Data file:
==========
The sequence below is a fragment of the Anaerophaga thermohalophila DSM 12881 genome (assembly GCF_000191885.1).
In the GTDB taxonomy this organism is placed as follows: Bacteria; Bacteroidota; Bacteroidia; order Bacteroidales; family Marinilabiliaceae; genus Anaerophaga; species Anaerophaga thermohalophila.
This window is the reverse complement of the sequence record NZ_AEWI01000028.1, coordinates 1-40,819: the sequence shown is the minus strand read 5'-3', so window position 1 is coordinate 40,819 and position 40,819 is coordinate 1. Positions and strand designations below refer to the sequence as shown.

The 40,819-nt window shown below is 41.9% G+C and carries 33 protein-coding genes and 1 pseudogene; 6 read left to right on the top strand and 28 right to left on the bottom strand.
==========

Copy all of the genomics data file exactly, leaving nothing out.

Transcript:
The sequence below is a fragment of the Anaerophaga thermohalophila DSM 12881 genome (assembly GCF_000191885.1).
In the GTDB taxonomy this organism is placed as follows: Bacteria; Bacteroidota; Bacteroidia; order Bacteroidales; family Marinilabiliaceae; genus Anaerophaga; species Anaerophaga thermohalophila.
This window is the reverse complement of the sequence record NZ_AEWI01000028.1, coordinates 1-40,819: the sequence shown is the minus strand read 5'-3', so window position 1 is coordinate 40,819 and position 40,819 is coordinate 1. Positions and strand designations below refer to the sequence as shown.

The 40,819-nt window shown below is 41.9% G+C and carries 33 protein-coding genes and 1 pseudogene; 6 read left to right on the top strand and 28 right to left on the bottom strand.